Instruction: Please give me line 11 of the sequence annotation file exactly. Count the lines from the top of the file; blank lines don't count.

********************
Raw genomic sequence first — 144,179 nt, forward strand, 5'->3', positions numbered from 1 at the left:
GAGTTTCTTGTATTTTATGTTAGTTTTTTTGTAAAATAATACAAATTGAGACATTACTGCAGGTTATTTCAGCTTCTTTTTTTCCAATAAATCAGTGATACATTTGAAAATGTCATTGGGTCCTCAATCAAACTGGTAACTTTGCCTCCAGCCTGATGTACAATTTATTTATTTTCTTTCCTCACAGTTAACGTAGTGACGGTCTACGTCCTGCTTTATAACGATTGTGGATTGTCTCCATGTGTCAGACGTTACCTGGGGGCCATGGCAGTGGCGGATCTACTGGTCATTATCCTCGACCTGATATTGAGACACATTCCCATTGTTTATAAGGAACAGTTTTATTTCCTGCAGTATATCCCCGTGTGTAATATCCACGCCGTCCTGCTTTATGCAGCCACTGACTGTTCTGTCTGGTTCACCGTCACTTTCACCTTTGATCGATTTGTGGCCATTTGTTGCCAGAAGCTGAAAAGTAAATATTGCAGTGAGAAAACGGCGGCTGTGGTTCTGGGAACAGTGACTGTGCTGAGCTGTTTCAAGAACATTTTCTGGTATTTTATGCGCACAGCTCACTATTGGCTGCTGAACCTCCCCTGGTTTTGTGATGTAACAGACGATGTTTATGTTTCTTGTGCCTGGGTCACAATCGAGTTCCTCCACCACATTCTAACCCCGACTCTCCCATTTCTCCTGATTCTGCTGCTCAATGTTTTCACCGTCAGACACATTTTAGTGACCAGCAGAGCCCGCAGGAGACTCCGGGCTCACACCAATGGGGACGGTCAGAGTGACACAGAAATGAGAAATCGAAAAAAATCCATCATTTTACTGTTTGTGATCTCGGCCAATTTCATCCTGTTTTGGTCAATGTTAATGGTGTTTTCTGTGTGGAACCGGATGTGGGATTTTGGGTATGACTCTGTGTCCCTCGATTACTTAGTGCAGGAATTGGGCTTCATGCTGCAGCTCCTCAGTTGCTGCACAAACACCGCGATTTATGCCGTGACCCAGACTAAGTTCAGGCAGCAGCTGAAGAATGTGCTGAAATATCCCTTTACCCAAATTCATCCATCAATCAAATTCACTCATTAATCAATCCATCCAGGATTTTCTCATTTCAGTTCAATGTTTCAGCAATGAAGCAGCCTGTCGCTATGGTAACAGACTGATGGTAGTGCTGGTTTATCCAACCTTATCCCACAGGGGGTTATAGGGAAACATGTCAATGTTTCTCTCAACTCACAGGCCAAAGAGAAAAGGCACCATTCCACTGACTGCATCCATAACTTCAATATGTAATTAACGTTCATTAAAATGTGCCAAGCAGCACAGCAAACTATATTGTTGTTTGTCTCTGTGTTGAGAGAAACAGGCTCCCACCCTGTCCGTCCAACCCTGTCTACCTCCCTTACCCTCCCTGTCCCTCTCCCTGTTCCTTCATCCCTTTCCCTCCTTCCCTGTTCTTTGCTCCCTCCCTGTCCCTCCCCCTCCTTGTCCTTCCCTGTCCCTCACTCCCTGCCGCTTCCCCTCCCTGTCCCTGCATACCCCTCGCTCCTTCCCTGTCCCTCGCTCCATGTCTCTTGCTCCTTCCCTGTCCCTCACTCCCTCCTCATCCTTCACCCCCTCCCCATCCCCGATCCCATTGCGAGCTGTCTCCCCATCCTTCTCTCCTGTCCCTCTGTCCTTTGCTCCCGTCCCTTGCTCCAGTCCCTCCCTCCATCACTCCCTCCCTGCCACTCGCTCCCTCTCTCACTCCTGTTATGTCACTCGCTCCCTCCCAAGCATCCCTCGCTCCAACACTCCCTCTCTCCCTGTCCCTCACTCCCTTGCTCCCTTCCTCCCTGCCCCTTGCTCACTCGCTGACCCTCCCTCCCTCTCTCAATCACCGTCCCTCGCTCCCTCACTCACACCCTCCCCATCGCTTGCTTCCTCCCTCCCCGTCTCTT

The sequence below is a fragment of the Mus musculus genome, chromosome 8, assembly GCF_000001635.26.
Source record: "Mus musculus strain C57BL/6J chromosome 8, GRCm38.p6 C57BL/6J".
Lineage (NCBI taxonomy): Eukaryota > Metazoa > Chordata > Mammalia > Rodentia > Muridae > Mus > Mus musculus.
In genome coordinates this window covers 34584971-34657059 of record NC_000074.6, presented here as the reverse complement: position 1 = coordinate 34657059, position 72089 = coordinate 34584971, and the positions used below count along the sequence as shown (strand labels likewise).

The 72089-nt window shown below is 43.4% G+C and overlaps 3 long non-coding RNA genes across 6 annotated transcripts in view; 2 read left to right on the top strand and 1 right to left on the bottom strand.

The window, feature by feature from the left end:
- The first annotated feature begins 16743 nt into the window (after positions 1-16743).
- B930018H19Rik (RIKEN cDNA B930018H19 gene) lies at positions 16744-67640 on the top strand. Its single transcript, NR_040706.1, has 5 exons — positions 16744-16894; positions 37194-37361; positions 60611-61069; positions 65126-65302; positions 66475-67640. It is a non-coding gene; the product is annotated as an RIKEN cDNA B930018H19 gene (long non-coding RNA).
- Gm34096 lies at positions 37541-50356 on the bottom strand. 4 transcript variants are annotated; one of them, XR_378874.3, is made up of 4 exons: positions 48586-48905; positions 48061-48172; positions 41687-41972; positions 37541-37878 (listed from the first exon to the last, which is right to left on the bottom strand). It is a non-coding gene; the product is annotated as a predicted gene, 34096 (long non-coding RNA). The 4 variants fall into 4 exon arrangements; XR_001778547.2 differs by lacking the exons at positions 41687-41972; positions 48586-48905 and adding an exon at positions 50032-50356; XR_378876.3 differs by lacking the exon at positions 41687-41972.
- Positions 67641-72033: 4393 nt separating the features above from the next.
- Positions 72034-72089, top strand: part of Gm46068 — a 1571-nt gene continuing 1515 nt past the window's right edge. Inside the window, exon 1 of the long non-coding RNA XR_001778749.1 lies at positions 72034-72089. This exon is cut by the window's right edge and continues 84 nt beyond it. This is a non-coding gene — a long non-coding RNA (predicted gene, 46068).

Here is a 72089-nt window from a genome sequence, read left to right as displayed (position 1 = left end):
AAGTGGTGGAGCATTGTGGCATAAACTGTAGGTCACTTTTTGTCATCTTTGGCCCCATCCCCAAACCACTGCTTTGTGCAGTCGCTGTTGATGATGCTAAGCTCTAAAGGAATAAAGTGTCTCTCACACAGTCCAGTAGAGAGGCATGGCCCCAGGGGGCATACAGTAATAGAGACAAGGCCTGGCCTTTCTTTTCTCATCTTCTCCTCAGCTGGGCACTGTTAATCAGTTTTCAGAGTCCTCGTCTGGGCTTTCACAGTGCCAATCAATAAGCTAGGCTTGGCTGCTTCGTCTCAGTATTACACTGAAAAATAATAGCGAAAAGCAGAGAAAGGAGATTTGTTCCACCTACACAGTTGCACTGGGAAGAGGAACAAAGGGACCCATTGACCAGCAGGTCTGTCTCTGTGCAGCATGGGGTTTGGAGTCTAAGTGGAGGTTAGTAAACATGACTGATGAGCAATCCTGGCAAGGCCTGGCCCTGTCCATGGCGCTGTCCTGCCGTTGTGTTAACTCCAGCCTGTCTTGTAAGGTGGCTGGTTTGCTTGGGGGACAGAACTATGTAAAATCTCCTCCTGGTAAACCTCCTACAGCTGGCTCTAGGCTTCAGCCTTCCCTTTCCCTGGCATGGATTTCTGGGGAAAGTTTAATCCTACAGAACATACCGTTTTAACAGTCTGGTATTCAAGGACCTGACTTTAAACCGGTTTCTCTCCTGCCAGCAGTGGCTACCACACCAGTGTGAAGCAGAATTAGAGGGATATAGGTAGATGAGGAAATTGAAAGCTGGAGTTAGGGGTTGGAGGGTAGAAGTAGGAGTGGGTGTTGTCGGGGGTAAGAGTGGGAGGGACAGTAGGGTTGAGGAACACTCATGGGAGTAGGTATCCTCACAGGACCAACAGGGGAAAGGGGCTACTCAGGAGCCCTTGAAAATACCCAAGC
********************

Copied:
- Gm34096 lies at positions 37541-50356 on the bottom strand. 4 transcript variants are annotated; one of them, XR_378874.3, is made up of 4 exons: positions 48586-48905; positions 48061-48172; positions 41687-41972; positions 37541-37878 (listed from the first exon to the last, which is right to left on the bottom strand). It is a non-coding gene; the product is annotated as a predicted gene, 34096 (long non-coding RNA). The 4 variants fall into 4 exon arrangements; XR_001778547.2 differs by lacking the exons at positions 41687-41972; positions 48586-48905 and adding an exon at positions 50032-50356; XR_378876.3 differs by lacking the exon at positions 41687-41972.